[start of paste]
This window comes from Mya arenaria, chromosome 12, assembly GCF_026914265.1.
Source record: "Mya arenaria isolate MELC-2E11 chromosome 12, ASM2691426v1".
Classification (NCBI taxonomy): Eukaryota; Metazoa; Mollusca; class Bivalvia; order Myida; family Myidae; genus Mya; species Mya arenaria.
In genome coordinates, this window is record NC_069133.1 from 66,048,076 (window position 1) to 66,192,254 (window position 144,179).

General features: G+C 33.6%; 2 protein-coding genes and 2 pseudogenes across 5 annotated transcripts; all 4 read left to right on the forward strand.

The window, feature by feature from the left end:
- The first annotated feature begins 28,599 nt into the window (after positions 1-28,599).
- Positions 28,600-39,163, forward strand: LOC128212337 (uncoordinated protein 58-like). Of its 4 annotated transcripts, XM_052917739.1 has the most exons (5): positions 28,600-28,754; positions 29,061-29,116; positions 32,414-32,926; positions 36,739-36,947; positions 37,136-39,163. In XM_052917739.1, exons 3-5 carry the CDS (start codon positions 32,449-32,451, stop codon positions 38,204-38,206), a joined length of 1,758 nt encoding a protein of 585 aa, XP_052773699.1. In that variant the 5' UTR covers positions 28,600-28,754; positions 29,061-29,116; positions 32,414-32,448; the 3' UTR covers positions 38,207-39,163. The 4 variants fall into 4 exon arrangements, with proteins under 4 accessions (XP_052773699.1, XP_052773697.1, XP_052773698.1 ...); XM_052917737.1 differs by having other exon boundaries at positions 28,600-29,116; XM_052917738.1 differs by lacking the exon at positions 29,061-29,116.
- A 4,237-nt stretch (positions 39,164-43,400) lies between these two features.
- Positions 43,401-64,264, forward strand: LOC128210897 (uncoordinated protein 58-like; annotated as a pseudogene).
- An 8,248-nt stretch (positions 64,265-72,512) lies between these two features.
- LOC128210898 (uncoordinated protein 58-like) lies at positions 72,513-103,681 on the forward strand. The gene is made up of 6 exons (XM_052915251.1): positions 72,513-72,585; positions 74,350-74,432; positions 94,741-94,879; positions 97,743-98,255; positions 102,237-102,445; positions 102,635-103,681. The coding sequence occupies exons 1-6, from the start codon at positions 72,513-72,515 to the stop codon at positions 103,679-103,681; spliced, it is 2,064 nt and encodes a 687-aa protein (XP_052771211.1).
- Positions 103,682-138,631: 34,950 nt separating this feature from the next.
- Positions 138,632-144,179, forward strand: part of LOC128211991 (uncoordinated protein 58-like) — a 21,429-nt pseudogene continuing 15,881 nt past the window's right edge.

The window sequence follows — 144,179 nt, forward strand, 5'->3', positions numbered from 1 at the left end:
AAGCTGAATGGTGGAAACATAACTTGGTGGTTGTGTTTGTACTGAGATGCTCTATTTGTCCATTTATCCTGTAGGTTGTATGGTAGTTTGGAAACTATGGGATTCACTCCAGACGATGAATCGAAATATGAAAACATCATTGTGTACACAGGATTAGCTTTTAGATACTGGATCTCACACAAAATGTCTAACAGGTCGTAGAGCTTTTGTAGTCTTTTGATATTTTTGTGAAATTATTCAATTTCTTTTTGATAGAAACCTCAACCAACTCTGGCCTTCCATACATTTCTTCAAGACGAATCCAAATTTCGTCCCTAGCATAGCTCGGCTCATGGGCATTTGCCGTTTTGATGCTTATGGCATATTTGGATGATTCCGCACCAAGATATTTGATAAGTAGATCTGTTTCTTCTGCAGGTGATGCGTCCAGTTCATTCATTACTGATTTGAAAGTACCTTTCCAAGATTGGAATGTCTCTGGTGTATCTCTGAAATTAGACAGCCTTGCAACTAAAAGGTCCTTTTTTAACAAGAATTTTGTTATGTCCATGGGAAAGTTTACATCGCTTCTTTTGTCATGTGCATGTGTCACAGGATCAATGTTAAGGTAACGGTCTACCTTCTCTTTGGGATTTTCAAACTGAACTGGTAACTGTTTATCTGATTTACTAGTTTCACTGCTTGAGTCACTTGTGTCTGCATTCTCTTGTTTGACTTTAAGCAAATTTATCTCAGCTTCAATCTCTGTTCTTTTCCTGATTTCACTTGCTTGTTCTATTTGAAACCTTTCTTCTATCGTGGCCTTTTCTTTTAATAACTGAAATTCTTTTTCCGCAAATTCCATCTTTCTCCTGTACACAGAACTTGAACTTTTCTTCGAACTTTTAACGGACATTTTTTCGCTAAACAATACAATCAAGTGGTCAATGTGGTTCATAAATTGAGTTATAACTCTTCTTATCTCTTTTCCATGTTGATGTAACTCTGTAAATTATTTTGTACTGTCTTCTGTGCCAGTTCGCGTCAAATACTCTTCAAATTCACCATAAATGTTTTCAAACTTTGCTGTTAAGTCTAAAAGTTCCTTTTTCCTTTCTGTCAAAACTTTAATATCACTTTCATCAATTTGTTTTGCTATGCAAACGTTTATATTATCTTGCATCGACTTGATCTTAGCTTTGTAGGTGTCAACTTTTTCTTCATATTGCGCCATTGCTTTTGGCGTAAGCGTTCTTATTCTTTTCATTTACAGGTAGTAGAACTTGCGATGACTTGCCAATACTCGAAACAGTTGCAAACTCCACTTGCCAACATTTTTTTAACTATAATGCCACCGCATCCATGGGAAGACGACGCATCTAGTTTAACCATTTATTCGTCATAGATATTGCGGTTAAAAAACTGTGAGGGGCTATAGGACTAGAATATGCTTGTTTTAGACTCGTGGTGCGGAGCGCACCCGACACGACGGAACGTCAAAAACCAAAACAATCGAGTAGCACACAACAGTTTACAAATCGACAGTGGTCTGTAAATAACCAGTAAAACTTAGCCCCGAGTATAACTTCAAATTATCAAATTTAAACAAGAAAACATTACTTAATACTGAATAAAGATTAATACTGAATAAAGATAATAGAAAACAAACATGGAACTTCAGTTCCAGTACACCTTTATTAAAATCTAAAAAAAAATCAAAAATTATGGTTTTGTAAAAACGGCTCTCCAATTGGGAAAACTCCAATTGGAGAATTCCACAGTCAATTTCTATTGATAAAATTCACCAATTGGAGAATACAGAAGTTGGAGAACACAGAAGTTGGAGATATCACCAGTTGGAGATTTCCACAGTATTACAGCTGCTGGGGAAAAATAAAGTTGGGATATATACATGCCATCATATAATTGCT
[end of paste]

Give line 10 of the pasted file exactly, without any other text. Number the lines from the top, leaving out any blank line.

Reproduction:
- Positions 43,401-64,264, forward strand: LOC128210897 (uncoordinated protein 58-like; annotated as a pseudogene).